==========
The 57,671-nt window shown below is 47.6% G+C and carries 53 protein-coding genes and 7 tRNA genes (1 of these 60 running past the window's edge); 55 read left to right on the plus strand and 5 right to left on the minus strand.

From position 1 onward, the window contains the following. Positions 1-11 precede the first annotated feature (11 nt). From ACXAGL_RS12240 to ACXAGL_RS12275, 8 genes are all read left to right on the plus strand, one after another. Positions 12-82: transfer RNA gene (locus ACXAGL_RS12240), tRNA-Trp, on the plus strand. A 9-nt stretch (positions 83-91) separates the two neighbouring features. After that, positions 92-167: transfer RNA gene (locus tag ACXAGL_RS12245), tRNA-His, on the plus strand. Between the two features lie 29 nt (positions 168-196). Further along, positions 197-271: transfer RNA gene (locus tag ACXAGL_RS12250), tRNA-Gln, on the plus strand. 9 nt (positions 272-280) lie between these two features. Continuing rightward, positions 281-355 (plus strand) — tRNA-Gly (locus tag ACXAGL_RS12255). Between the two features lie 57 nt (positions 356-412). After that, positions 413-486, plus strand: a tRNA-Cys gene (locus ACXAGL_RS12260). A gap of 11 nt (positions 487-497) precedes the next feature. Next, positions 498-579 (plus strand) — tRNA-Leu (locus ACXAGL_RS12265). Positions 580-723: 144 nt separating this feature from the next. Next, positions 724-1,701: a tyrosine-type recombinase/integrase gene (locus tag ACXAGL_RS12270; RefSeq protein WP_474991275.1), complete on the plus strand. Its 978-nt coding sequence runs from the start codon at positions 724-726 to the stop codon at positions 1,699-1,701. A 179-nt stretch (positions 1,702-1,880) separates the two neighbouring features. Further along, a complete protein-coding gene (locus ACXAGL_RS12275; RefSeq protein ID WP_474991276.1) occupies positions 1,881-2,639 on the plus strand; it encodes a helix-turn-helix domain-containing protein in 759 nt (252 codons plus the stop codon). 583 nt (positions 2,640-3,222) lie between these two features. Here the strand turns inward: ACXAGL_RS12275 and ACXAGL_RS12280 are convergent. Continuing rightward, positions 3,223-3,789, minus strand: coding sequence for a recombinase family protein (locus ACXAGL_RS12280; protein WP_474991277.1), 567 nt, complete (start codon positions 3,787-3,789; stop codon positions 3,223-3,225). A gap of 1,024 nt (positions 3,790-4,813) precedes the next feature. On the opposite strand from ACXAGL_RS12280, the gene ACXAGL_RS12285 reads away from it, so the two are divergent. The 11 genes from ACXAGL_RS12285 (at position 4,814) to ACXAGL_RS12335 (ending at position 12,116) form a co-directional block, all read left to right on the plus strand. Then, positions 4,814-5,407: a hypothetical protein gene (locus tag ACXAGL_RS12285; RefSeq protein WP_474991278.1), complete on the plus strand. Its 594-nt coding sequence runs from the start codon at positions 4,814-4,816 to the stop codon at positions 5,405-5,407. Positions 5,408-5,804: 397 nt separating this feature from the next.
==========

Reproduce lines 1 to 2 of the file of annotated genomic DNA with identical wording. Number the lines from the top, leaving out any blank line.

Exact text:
The 57,671-nt window shown below is 47.6% G+C and carries 53 protein-coding genes and 7 tRNA genes (1 of these 60 running past the window's edge); 55 read left to right on the plus strand and 5 right to left on the minus strand.

From position 1 onward, the window contains the following. Positions 1-11 precede the first annotated feature (11 nt). From ACXAGL_RS12240 to ACXAGL_RS12275, 8 genes are all read left to right on the plus strand, one after another. Positions 12-82: transfer RNA gene (locus ACXAGL_RS12240), tRNA-Trp, on the plus strand. A 9-nt stretch (positions 83-91) separates the two neighbouring features. After that, positions 92-167: transfer RNA gene (locus tag ACXAGL_RS12245), tRNA-His, on the plus strand. Between the two features lie 29 nt (positions 168-196). Further along, positions 197-271: transfer RNA gene (locus tag ACXAGL_RS12250), tRNA-Gln, on the plus strand. 9 nt (positions 272-280) lie between these two features. Continuing rightward, positions 281-355 (plus strand) — tRNA-Gly (locus tag ACXAGL_RS12255). Between the two features lie 57 nt (positions 356-412). After that, positions 413-486, plus strand: a tRNA-Cys gene (locus ACXAGL_RS12260). A gap of 11 nt (positions 487-497) precedes the next feature. Next, positions 498-579 (plus strand) — tRNA-Leu (locus ACXAGL_RS12265). Positions 580-723: 144 nt separating this feature from the next. Next, positions 724-1,701: a tyrosine-type recombinase/integrase gene (locus tag ACXAGL_RS12270; RefSeq protein WP_474991275.1), complete on the plus strand. Its 978-nt coding sequence runs from the start codon at positions 724-726 to the stop codon at positions 1,699-1,701. A 179-nt stretch (positions 1,702-1,880) separates the two neighbouring features. Further along, a complete protein-coding gene (locus ACXAGL_RS12275; RefSeq protein ID WP_474991276.1) occupies positions 1,881-2,639 on the plus strand; it encodes a helix-turn-helix domain-containing protein in 759 nt (252 codons plus the stop codon). 583 nt (positions 2,640-3,222) lie between these two features. Here the strand turns inward: ACXAGL_RS12275 and ACXAGL_RS12280 are convergent. Continuing rightward, positions 3,223-3,789, minus strand: coding sequence for a recombinase family protein (locus ACXAGL_RS12280; protein WP_474991277.1), 567 nt, complete (start codon positions 3,787-3,789; stop codon positions 3,223-3,225). A gap of 1,024 nt (positions 3,790-4,813) precedes the next feature. On the opposite strand from ACXAGL_RS12280, the gene ACXAGL_RS12285 reads away from it, so the two are divergent. The 11 genes from ACXAGL_RS12285 (at position 4,814) to ACXAGL_RS12335 (ending at position 12,116) form a co-directional block, all read left to right on the plus strand. Then, positions 4,814-5,407: a hypothetical protein gene (locus tag ACXAGL_RS12285; RefSeq protein WP_474991278.1), complete on the plus strand. Its 594-nt coding sequence runs from the start codon at positions 4,814-4,816 to the stop codon at positions 5,405-5,407. Positions 5,408-5,804: 397 nt separating this feature from the next.